When I inquired of a couple of home inspectors that I had previously done business with in my property renovation business (and the reason why I entered the home inspection business; I thought their work was sloppy), they claimed that it was an insurance liability issue. Seems that HI E&O insurance companies don't like to be sued by condo associations because a home inspector intruded into their jurisdiction and cost the condo association time and money. After further research with my own E&O insurance company (remember that I am a franchise home inspection company), this turns out to be true. My E&O insurance does not cover me for statements that intrude into the jurisdiction of the condo association.
Hmmm, what to do?
Here's how I solved the problem. I believe it is always best to be forthright and honest with everyone involved.
First, I specifically tell Realtor and Client that we cannot inspect anything that is under the jurisdiction of the condo association. That typically includes roof, exterior walls, foundation (unless there's a crawl space that I can get to from the interior of that specific condo, and we do have them here), porches, patios, stairs, chimney, common parking areas, common garages--you get the picture; I have a whole list.
Second, when I issue my report, it states early in the report, in emphasized text formatting:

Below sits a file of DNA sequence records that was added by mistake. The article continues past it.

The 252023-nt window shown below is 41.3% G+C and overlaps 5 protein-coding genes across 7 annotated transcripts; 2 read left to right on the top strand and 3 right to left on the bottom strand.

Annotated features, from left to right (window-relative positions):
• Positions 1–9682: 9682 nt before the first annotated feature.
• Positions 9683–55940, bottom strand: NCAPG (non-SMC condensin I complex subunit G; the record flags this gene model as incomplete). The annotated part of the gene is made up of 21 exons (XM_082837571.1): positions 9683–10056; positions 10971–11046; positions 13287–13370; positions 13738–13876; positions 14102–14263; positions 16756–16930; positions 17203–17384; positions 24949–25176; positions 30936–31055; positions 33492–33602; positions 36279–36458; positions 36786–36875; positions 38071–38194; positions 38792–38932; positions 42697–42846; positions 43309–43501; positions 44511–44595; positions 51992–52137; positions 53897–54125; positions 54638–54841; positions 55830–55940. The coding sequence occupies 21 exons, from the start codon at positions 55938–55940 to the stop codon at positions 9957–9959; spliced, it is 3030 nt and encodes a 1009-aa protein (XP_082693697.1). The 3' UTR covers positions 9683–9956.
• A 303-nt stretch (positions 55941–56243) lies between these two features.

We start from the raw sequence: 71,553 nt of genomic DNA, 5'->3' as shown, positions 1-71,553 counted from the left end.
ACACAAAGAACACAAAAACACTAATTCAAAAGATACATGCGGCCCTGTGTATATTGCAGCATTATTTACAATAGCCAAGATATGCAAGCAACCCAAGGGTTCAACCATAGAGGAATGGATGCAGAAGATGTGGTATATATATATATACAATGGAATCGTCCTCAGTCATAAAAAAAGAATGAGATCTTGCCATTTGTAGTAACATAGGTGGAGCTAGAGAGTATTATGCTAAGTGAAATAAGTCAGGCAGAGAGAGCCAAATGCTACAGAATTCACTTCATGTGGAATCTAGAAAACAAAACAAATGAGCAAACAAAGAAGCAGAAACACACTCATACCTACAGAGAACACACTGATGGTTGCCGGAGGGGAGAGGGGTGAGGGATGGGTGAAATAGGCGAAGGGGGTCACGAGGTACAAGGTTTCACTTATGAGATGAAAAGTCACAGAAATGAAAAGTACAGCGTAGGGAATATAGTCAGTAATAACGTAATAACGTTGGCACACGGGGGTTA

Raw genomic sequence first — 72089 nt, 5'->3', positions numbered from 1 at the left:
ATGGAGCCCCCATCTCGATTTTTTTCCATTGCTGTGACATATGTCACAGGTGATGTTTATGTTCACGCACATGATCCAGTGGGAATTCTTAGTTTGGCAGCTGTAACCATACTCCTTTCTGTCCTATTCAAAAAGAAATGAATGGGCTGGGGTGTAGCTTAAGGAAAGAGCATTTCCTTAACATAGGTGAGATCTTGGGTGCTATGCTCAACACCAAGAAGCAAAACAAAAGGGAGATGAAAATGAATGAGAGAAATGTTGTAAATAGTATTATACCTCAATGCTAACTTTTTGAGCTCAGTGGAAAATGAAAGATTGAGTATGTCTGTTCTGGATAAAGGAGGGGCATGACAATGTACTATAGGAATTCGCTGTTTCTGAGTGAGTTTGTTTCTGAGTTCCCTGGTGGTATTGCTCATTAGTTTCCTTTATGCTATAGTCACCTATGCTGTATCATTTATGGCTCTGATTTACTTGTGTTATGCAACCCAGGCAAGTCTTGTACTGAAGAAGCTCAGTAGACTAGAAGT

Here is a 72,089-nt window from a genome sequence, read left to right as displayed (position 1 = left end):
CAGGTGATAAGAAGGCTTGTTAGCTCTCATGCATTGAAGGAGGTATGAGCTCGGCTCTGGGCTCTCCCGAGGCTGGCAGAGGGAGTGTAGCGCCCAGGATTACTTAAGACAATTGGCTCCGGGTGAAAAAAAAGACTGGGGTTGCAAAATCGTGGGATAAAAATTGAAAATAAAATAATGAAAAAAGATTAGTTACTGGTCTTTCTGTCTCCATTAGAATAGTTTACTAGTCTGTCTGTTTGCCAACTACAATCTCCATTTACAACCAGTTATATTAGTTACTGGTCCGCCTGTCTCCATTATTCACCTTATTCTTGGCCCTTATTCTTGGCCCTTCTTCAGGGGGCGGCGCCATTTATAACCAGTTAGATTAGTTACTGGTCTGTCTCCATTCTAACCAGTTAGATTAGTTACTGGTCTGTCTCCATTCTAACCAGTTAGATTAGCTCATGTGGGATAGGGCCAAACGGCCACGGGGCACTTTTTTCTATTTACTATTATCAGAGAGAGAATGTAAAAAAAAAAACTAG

"Common Areas?Inspectors do not test, analyze, inspect, or offer an opinion on the condition or function of areas or structural components common to more than one unit, systems serving more than one unit, or areas which typically are under the jurisdiction of the condominium association, including, but not limited to, structure exterior (including decks, balconies, porches, patios, and parking structures), roof, foundation, fences, and utility service entries. Recommend checking with homeowners? association BEFORE CLOSE OF ESCROW concerning Client?s responsibility and any fees, dues, or assessments which might be forthcoming for common area improvements. Recommend walking property to determine if homeowners? association is maintaining structures and property in a condition satisfactory to Client. Recommend having qualified condominium association personnel inspect foundation, structure exterior, and roof BEFORE CLOSE OF ESCROW to help detect any problems."